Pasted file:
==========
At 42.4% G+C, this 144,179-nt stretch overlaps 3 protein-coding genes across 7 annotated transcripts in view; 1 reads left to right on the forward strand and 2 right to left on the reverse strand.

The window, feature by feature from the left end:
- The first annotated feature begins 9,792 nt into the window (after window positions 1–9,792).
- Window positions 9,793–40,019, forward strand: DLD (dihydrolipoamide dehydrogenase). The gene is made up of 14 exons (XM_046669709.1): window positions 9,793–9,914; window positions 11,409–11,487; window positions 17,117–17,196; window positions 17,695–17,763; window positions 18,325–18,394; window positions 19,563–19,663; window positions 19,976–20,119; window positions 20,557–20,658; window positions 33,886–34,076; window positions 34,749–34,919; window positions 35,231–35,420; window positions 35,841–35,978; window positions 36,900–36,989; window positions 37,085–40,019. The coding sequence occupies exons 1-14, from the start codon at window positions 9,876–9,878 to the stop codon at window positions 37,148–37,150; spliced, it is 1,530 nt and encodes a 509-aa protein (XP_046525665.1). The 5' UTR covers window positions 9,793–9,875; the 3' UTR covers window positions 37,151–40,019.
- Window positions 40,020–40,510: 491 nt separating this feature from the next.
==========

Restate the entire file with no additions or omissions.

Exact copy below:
At 42.4% G+C, this 144,179-nt stretch overlaps 3 protein-coding genes across 7 annotated transcripts in view; 1 reads left to right on the forward strand and 2 right to left on the reverse strand.

The window, feature by feature from the left end:
- The first annotated feature begins 9,792 nt into the window (after window positions 1–9,792).
- Window positions 9,793–40,019, forward strand: DLD (dihydrolipoamide dehydrogenase). The gene is made up of 14 exons (XM_046669709.1): window positions 9,793–9,914; window positions 11,409–11,487; window positions 17,117–17,196; window positions 17,695–17,763; window positions 18,325–18,394; window positions 19,563–19,663; window positions 19,976–20,119; window positions 20,557–20,658; window positions 33,886–34,076; window positions 34,749–34,919; window positions 35,231–35,420; window positions 35,841–35,978; window positions 36,900–36,989; window positions 37,085–40,019. The coding sequence occupies exons 1-14, from the start codon at window positions 9,876–9,878 to the stop codon at window positions 37,148–37,150; spliced, it is 1,530 nt and encodes a 509-aa protein (XP_046525665.1). The 5' UTR covers window positions 9,793–9,875; the 3' UTR covers window positions 37,151–40,019.
- Window positions 40,020–40,510: 491 nt separating this feature from the next.